Office: Love Building, Rm 282
2018 Bradley Stoughton Award for Young Teachers (ASM)
2017 DOE Early Career Research Award
2017 Office of Naval Research Young Investigator Award
2017 Class of 1969 Teaching Fellowship
2016 TMS Young Professional Development Award
Yung Suk “Jeremy” Yoo
Jeremy studies the dislocation interactions with defects such as grain boundaries, intermetallic particles, and dispersoids in aluminum 6xxx alloys. Fracture initiation of ductile alloys such as aluminum are not yet fully understood, making it difficult to predict and control. Therefore, it is critical to investigate how dislocations interact with various microstructural defects and ultimately lead to crack formation. This project incorporates multiscale in-situ microscopy techniques to characterize dislocation accumulation and strain localization, which can elucidate valuable information lost in post mortem studies. The goal of this study is to identify microstructural features that synergistically facilitate fracture initiation in aluminum.
Jordan uses multiscale characterization techniques to investigate the relationships between microstructure and materials properties in extreme environments. Developments in TEM holders and CCD cameras have made possible powerful in situ TEM characterization in liquid and gaseous environments. Jordan’s current focus is on corrosion problems, linking microstructure to susceptibility and mechanisms so that microstructure sensitive design can be used to create superior corrosion-resistant materials. Such links are developed through the combination of various characterization methods (EBSD, TEM, EDX) with data science methods.
Pragna’s research involves the investigation of fatigue crack initiation process in 316L stainless steel. This class of stainless steel is important as a structural material in the industries. The study involves the application of characterization techniques such as SEM, HR-EBSD and TEM to investigate the role of dislocations, twin boundaries and grain boundaries in fatigue crack initiation.
Jahnavi’s study involves understanding the effect of microstructure on corrosion properties of aluminum metal under sensitized conditions. Advanced localized electrochemical techniques such as Scanning Vibrating Electrode Technique (SVET) along with the characterization techniques such as SEM, EBSD are used to study the corrosion behavior of the metal. The main objective is to assess the important parameters of the microstructure that are responsible for the loss of corrosion resistance. Results from these analyses will be used to determine appropriate microstructure for a corrosion resistant material.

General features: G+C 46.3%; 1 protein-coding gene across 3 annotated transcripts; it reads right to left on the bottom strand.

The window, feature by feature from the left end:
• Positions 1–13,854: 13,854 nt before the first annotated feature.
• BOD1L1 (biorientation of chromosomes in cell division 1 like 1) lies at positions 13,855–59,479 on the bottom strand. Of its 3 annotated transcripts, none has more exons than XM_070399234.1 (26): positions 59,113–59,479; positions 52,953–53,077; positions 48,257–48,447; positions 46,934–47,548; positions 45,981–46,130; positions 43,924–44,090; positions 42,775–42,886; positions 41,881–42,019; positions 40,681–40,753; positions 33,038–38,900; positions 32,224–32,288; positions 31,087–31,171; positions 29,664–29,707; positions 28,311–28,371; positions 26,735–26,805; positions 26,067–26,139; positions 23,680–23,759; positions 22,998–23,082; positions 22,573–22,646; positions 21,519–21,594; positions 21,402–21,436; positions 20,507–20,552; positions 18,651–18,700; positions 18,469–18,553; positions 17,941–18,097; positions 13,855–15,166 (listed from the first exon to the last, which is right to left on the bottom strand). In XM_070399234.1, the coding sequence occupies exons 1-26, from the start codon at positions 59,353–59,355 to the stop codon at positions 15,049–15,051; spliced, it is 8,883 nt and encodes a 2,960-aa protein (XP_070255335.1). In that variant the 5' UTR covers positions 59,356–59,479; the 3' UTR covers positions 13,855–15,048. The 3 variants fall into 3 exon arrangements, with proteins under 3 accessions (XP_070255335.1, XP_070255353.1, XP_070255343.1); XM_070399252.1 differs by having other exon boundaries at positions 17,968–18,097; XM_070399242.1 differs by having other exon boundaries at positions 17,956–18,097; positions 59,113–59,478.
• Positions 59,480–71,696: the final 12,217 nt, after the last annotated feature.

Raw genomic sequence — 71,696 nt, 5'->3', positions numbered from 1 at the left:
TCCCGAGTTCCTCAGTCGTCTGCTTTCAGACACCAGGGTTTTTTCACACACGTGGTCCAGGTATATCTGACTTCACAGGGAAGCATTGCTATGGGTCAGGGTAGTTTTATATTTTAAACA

Katie studies the effect of shock and high strain rates on dislocation interactions in additively manufactured metals, with a focus on Stainless Steel 316L. She is interested in the manipulation of microstructure through additive manufacturing to create metals with superior properties compared to traditional processing. Utilization of in-situ TEM to characterize dislocation movement during strain as well as analysis of post-shocked samples can help to characterize the unique response of additively manufactured microstructures to shock environments.
Cassiopeia “Cassi” Cartwright
Cassi’s main interest in research lies in crystallography, particularly in analyzing ceramics and metals for the use of functional materials. Her current work involves the creation and use of X-ray powder diffraction templates to aid in the investigation of ITO phases in the lab. Utilizing principles of crystallography as well as computational programs, she in turn takes the resulting data to build high-resolution templates. The templates are then essentially used as fingerprints in phase identification. Ultimately, it is hoped that these templates may aid in finding deviations in ITO phases observed in an experimental settings as well identifying impurities in the ITO samples themselves.
Xueqiao investigates crack initiation from intrusions and extrusions created by persistent slip bands at grain boundaries in fatigued Aluminum samples. With the embrittlement of Gallium, the Al samples are separated into grains and the grain boundary structures are captured under SEM. Shape of the extrusions at grain boundaries is analyzed in relation to crack nucleation site with possible factors such as grain size, grain orientation, and depth from the surface.
Lovelyn’s research area revolves around the effects of microstructures and acidic corrosion of 302 stainless steels. With the help of EBSD and SEM imaging, the damage caused by the acid media can be characterized, and the relationship between the steel’s grain orientation, grain size and deformation can be assessed.
Sarah is currently doing research in heat sensitization and intergranular corrosion of Al 5xxx series alloys. Her area of focus will be on how the dispersion of Mg to grain boundaries will effect the Portevin- Le Chatelier (PLC) effect within the alloy. With the use of tensile testing and DIC method testing, she hopes to see a change in behavior of the material once sensitized.